Penn State Hit With Unprecedented Penalities In Jerry Sandusky Coverup

NCAA president Mark Emmert

NCAA president Mark Emmert, appalled by the egregious mishandling of the Jerry Sandusky child sex abuse case at Penn State, announced today that the school has been hit with $60 in fines and banned it from bowl games for four years  and has all of its victories since 1998 vacated– an enormous and unprecedented punishment.

“These funds must be paid into an endowment for external programs preventing child sexual abuse or assisting victims and may not be used to fund such programs at the university,” the NCAA said in statement.

Significantly, the career record of former head football coach Joe Paterno will be hit by the vacated wins, the statement continued, making Grambling coach, the late Eddie Robinson, the all-time leader in NCAA career wins with 408. He was one behind Paterno before this announement.

Additionally, Penn State loses 10 initial and 20 total scholarships each year over the four-year period.

Emmert expressed his personal disgust with the situation. “In the Penn State case, the results were perverse and unconscionable,” he said.

“No price the NCAA can levy will repair the damage inflicted by Jerry Sandusky on his victims,” he said, referring to the former Penn State defensive coordinator convicted of 45 counts of child sex abuse last month.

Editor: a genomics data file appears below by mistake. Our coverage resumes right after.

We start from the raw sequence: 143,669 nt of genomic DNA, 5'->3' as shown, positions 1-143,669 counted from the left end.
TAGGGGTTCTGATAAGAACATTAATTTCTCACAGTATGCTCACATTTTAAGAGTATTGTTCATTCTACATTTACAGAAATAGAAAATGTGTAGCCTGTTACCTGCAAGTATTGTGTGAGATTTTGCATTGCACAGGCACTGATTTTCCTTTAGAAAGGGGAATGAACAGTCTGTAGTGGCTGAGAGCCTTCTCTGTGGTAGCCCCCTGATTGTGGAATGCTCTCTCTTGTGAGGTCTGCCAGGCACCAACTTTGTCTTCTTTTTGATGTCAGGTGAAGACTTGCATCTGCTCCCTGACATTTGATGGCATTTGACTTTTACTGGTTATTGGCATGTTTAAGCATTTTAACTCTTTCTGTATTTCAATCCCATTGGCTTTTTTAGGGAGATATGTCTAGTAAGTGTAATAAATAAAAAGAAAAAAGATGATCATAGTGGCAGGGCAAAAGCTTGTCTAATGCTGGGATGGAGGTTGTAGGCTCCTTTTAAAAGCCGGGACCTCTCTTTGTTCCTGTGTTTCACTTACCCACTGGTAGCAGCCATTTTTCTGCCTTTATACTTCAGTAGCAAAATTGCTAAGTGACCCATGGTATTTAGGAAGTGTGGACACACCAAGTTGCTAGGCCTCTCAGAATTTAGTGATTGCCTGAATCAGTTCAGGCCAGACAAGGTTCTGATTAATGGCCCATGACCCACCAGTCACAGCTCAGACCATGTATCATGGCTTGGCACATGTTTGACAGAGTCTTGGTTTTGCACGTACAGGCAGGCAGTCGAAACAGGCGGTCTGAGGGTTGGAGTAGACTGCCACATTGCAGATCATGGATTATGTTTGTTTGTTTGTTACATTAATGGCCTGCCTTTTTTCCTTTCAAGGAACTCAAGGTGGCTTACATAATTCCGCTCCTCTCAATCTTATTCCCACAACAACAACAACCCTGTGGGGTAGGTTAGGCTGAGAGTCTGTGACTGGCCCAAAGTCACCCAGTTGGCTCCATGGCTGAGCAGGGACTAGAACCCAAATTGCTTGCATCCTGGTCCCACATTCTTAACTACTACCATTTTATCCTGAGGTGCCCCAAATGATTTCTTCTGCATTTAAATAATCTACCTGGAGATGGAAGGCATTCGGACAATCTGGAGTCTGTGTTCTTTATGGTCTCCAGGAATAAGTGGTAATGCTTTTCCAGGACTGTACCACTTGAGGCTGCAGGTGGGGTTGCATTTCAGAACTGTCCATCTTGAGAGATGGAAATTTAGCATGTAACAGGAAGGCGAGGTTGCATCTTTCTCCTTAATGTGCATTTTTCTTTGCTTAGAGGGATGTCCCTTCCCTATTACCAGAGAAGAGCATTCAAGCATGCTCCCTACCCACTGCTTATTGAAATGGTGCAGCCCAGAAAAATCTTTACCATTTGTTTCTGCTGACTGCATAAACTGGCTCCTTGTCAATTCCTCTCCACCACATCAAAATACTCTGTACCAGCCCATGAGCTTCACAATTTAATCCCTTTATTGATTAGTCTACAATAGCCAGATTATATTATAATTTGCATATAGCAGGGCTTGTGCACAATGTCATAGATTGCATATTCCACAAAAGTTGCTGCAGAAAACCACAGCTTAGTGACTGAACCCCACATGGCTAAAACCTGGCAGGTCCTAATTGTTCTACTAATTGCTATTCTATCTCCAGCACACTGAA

According to the NCAA, the $60 million is equivalent to what the Nittany Lions program makes in a year.

“There is incredible interest in what will happen to Penn State football,” Ray said at the news conference. “But the fundamental chapter of this horrific story should focus on the innocent children and  the powerful people who let them down.”

The Freeh report concluded Paterno and other Penn State leaders knowingly did nothing to report Sandusky to authority or prevent other abuses because they wanted to protect the image of the school and program.

The NCAA took unprecedented measures with the decision to penalize Penn State without the due process of a Committee on Infractions hearing, bypassing a system in which it conducts its own investigations, issues a notice of allegations and then allows the university 90 days to respond before a hearing is scheduled.

Following the hearing, the Infractions Committee then usually takes a minimum of six weeks, but it can take upwards of a year to issue its findings.

But in the case of Penn State, the NCAA appeared to use the Freeh report — commissioned by the school’s board of trustees — instead of its own investigation.

“We cannot look to NCAA history to determine how to handle circumstances so disturbing, shocking and disappointing,” Emmert said in the statement. “As the individuals charged with governing college sports, we have a responsibility to act. These events should serve as a call to every single school and athletics department to take an honest look at its campus environment and eradicate the ‘sports are king’ mindset that can so dramatically cloud the judgment of educators.”

ESPN reported that the NCAA Division I Board of Directors and/or the NCAA Executive Committee granted Emmert the authority to punish through the nontraditional methods.

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